Thrust washers odd

(Jim XK140 FHC) #1

I have a little too much end float (019mm). I have standard washers fitted(2.34mm) . Is it ok to use one larger washer and one standard ? That will bring me back to spec . Should the large go front or back ?
Thanks Jim

0 Likes

(Mike Spoelker) #2

The thrust wear is generally due to the pressure from the clutch pressure plate, so if I had to mix them, I would put the thicker one to the rear. Before I did that, I would make really, really sure that that few thou didn’t do something unintended up at the distributor and oil pump drive end of things.

1 Like

(Robin O'Connor) #3

Mike, thicker one to the rear? Isn’t the thrust from the clutch towards the front of the engine so the thicker would be on the HB side of the crank. Its probably a moot point really though as the wear is fairly low I think.

0 Likes

(Jim XK140 FHC) #4

My common sense approach is that these washers, are sold singly rather than pairs.Each washer is + 4 thou over standard.
I think the spec for end float is 4- 6 thou. . If you have between 7 and 11 thou float a correction cannot be achieved if fitting an oversize pair.
I can’t imagine front or back would make a whole lot of difference, but that is my guess.

0 Likes

(Robin O'Connor) #5

Just for clarification Jim what is your end float at present?
.019mm 0.19mm 1.9mm???
You did not identify a decimal point (BTW the 1.9mm is totally tongue in cheek :slight_smile: )

0 Likes

(Jim XK140 FHC) #6

My float is 0.19 mm maybe 0.20 mm = 7.5 to 7.9 thou

0 Likes

(Mike Spoelker) #7

With every gear change (or sitting at idle with the clutch pedal depressed) the thrust from the action to release the pressure plate would push the crankshaft forward. The thrust bearing on the rear of the center main bearing restricts that movement.

0 Likes

(Mike Spoelker) #8

The bombproof fix for this is to have thrust surfaces ground undersized to suit the next standard oversize bearings.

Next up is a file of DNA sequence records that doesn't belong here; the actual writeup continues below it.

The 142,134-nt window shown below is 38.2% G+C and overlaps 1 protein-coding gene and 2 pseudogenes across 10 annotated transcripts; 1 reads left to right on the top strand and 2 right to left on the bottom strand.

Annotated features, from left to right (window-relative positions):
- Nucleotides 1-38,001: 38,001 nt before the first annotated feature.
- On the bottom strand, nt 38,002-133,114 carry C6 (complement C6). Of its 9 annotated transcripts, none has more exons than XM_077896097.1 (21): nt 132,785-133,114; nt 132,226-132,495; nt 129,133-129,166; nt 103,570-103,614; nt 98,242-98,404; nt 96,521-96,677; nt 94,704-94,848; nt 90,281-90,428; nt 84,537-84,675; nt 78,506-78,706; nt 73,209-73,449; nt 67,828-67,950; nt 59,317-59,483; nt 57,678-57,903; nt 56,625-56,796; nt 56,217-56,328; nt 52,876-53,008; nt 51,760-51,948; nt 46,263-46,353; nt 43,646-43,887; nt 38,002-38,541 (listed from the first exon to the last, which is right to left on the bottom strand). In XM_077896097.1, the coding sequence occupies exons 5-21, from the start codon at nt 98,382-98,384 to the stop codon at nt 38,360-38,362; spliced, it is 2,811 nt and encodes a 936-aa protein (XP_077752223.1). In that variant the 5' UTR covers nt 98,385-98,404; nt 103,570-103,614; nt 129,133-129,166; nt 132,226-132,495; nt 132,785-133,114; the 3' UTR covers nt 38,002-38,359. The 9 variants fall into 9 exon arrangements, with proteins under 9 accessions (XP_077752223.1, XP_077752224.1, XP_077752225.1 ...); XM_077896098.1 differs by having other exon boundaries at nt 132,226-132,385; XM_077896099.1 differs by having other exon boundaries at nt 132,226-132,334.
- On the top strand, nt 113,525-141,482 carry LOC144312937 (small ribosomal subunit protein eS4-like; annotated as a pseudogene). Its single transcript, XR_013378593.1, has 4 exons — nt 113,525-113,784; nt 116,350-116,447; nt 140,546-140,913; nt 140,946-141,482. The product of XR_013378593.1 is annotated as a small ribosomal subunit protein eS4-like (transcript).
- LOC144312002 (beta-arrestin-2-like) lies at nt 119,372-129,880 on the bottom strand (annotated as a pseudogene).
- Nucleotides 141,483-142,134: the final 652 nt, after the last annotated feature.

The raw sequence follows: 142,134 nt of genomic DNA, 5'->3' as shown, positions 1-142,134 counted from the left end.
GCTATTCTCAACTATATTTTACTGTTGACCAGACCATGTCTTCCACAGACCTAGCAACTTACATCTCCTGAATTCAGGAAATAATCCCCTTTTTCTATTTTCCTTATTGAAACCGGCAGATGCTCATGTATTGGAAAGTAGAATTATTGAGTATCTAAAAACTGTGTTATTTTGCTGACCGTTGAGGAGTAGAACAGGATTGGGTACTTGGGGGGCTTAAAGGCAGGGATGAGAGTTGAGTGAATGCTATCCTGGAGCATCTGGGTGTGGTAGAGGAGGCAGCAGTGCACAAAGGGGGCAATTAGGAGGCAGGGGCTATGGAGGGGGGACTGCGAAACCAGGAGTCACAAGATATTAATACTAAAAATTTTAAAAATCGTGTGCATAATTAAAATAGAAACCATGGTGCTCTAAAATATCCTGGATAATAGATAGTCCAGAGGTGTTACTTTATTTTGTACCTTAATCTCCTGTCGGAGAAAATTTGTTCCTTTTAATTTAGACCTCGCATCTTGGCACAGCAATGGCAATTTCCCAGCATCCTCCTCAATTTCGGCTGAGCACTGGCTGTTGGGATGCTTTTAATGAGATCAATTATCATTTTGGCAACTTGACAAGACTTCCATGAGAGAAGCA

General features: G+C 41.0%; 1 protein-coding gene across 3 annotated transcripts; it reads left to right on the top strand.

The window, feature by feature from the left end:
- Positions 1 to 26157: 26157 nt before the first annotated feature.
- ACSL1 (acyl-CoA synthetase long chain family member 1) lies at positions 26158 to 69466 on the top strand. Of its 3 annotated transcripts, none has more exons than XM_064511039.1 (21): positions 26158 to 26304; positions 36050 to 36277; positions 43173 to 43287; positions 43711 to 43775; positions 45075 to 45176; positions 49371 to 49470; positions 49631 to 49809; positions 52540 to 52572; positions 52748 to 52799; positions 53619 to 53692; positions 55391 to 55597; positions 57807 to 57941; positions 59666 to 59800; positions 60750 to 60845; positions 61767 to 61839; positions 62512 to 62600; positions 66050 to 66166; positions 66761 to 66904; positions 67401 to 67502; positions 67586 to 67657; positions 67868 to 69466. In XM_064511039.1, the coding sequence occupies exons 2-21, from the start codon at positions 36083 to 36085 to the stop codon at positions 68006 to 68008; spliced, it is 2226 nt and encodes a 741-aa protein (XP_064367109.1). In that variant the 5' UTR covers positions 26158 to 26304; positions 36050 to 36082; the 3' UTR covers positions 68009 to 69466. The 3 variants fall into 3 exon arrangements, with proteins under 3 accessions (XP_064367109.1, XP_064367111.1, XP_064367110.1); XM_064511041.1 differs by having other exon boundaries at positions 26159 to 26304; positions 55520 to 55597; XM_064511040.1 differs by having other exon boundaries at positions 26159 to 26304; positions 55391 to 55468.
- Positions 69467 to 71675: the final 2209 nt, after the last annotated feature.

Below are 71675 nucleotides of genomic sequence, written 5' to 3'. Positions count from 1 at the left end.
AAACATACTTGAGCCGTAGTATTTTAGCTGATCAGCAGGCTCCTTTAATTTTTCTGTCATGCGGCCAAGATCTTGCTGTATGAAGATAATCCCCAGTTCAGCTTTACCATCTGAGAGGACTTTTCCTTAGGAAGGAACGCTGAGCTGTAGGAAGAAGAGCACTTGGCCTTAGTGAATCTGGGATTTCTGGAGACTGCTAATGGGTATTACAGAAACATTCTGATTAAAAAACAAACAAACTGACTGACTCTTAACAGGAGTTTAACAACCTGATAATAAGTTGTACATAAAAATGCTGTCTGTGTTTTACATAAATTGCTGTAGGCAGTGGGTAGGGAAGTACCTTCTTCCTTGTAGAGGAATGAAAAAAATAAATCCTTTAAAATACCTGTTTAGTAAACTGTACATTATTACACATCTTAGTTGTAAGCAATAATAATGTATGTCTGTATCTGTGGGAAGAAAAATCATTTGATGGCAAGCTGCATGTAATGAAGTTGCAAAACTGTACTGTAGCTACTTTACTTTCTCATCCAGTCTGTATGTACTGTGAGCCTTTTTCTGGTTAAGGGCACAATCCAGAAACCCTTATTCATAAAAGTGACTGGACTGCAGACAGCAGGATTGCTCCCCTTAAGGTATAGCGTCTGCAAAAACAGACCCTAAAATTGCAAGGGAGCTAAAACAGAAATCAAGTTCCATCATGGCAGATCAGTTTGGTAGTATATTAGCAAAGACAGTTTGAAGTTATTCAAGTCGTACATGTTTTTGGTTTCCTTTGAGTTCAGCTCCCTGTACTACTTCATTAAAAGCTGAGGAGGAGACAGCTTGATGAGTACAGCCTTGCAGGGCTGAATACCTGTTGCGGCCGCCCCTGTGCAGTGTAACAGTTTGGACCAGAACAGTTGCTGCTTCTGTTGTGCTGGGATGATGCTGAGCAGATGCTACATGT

0 Likes

(Robin O'Connor) #9

So 2 x +.004 would give 0 end float and 1 x std + 1 x +.004 should be in spec, correct?
And thinking about it it really dosen’t matter which goes where.

0 Likes

(Christopher Potempa) #10

Would placing shim stock cut to size with a pair of scissors next to a thrust washer also be acceptable? I would think something so thin if placed next to the bearing cap followed by the thrust washer would be okay. The recess is deep enough to retain it in place and there would be no movement against it. Plus you’d able to set the thrust gap to a higher order of exactitude than using stock thrust washers alone. I ask because I’m at the same point in my rebuild as Jim. Am I missing anything here?

0 Likes

(Jim XK140 FHC) #11

Thank you Robin
You are correct . I will try the thicker one both sides but I don’t think it will make any difference . I guess the front one takes the most punishment , so I will fit the new one there
Christopher , perhaps a shim might work , but I would be happier with a correct washer if you can achieve it .
Jim

0 Likes

(Paul Wigton) #12

Not a chance would I do such s thing: tooooo much opportunity for a catastrophic failure.

There is no need to improve upon the factory range.

0 Likes

(Christopher Potempa) #13

Okay, I understand it sounds/ reads as a hokey fix but from an academic standpoint, how would it fail? For instance, if an oversize thrust washer of 0.004" larger is needed and all one has on hand are the standard size thrust washers, what would be wrong with inserting an 0.004" shim between the bearing cap and thrust washer? Both shim and thrust washer sit in a recess. I can only see it failing if there’s some sort of rotational force on it. In that position, there’s none there. The thrust washer would have to fail in some way first before the shim would fail.

0 Likes

(Paul Wigton) #14

Try it in your engine: get back to us in 100,000 miles.

I’ll be interested in the results: in the meantime, I think I’d prefer doing it the right way…:grimacing:

0 Likes

(Robin O'Connor) #15

Worst case basis it should work, as you say if it is trapped between the thrust washer and the crankcase then it really has nowhere to go, but I agree with Wiggles, better to go with what Jag supply if you can get it into the required value(s)

0 Likes

(Christopher Potempa) #16

My end float measures 0.006" using the standard size thrust washers so it looks like I won’t be able to continue to stir up the pot here with my idea for what reads as a blasphemous fix.

0 Likes

(Jim XK140 FHC) #17

6 thou is within spec isn’t it ?
I also have a correction , the new washers are sold in pairs not single .
Jim

0 Likes

(Mike Spoelker) #18

Did mic the bearings you removed? Was one thinner than the other?

0 Likes

(Jim XK140 FHC) #19

That is a very good point Mike.
Just measured mine . If I add the thickness of my new pair and subtract the the thickness of my old pair , I get 8.66 thou = 4.33 thou average each . So pretty much no wear on the old ones as the new ones should be +4 thou ( if they are correct size ).
It does seem pretty poor just to offer one size of oversize and why sell them in pairs ? who is going to need to make up add 8 thou ?

0 Likes

(Mike Spoelker) #20

If you are already having the mains ground 0.010" cleaning up the thrust faces to the next oversize would be a logical course of action.

0 Likes